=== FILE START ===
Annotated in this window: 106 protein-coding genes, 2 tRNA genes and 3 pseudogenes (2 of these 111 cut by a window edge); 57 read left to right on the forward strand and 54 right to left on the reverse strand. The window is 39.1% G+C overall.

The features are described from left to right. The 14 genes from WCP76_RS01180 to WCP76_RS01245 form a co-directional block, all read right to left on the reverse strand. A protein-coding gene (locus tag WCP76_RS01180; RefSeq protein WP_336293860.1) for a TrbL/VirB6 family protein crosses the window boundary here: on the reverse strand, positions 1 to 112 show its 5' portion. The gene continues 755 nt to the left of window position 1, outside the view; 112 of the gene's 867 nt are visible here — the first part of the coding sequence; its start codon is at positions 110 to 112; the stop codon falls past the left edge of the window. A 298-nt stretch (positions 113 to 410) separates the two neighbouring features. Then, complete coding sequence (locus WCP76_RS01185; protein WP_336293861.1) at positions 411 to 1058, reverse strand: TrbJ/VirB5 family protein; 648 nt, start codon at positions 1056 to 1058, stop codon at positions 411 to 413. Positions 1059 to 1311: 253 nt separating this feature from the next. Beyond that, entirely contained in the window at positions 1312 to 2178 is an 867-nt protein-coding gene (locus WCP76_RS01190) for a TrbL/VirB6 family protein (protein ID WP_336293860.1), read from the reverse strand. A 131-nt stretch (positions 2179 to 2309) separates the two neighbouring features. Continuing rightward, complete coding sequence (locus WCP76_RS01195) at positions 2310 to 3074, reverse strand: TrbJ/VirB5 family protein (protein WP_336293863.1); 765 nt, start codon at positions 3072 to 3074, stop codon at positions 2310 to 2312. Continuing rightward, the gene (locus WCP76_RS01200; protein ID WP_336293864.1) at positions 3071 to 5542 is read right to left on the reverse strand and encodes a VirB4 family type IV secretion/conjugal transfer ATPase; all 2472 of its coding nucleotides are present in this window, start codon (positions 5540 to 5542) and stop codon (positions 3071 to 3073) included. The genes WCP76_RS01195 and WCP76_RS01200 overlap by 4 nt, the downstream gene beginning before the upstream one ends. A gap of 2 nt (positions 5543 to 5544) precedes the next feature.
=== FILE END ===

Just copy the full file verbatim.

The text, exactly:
Annotated in this window: 106 protein-coding genes, 2 tRNA genes and 3 pseudogenes (2 of these 111 cut by a window edge); 57 read left to right on the forward strand and 54 right to left on the reverse strand. The window is 39.1% G+C overall.

The features are described from left to right. The 14 genes from WCP76_RS01180 to WCP76_RS01245 form a co-directional block, all read right to left on the reverse strand. A protein-coding gene (locus tag WCP76_RS01180; RefSeq protein WP_336293860.1) for a TrbL/VirB6 family protein crosses the window boundary here: on the reverse strand, positions 1 to 112 show its 5' portion. The gene continues 755 nt to the left of window position 1, outside the view; 112 of the gene's 867 nt are visible here — the first part of the coding sequence; its start codon is at positions 110 to 112; the stop codon falls past the left edge of the window. A 298-nt stretch (positions 113 to 410) separates the two neighbouring features. Then, complete coding sequence (locus WCP76_RS01185; protein WP_336293861.1) at positions 411 to 1058, reverse strand: TrbJ/VirB5 family protein; 648 nt, start codon at positions 1056 to 1058, stop codon at positions 411 to 413. Positions 1059 to 1311: 253 nt separating this feature from the next. Beyond that, entirely contained in the window at positions 1312 to 2178 is an 867-nt protein-coding gene (locus WCP76_RS01190) for a TrbL/VirB6 family protein (protein ID WP_336293860.1), read from the reverse strand. A 131-nt stretch (positions 2179 to 2309) separates the two neighbouring features. Continuing rightward, complete coding sequence (locus WCP76_RS01195) at positions 2310 to 3074, reverse strand: TrbJ/VirB5 family protein (protein WP_336293863.1); 765 nt, start codon at positions 3072 to 3074, stop codon at positions 2310 to 2312. Continuing rightward, the gene (locus WCP76_RS01200; protein ID WP_336293864.1) at positions 3071 to 5542 is read right to left on the reverse strand and encodes a VirB4 family type IV secretion/conjugal transfer ATPase; all 2472 of its coding nucleotides are present in this window, start codon (positions 5540 to 5542) and stop codon (positions 3071 to 3073) included. The genes WCP76_RS01195 and WCP76_RS01200 overlap by 4 nt, the downstream gene beginning before the upstream one ends. A gap of 2 nt (positions 5543 to 5544) precedes the next feature.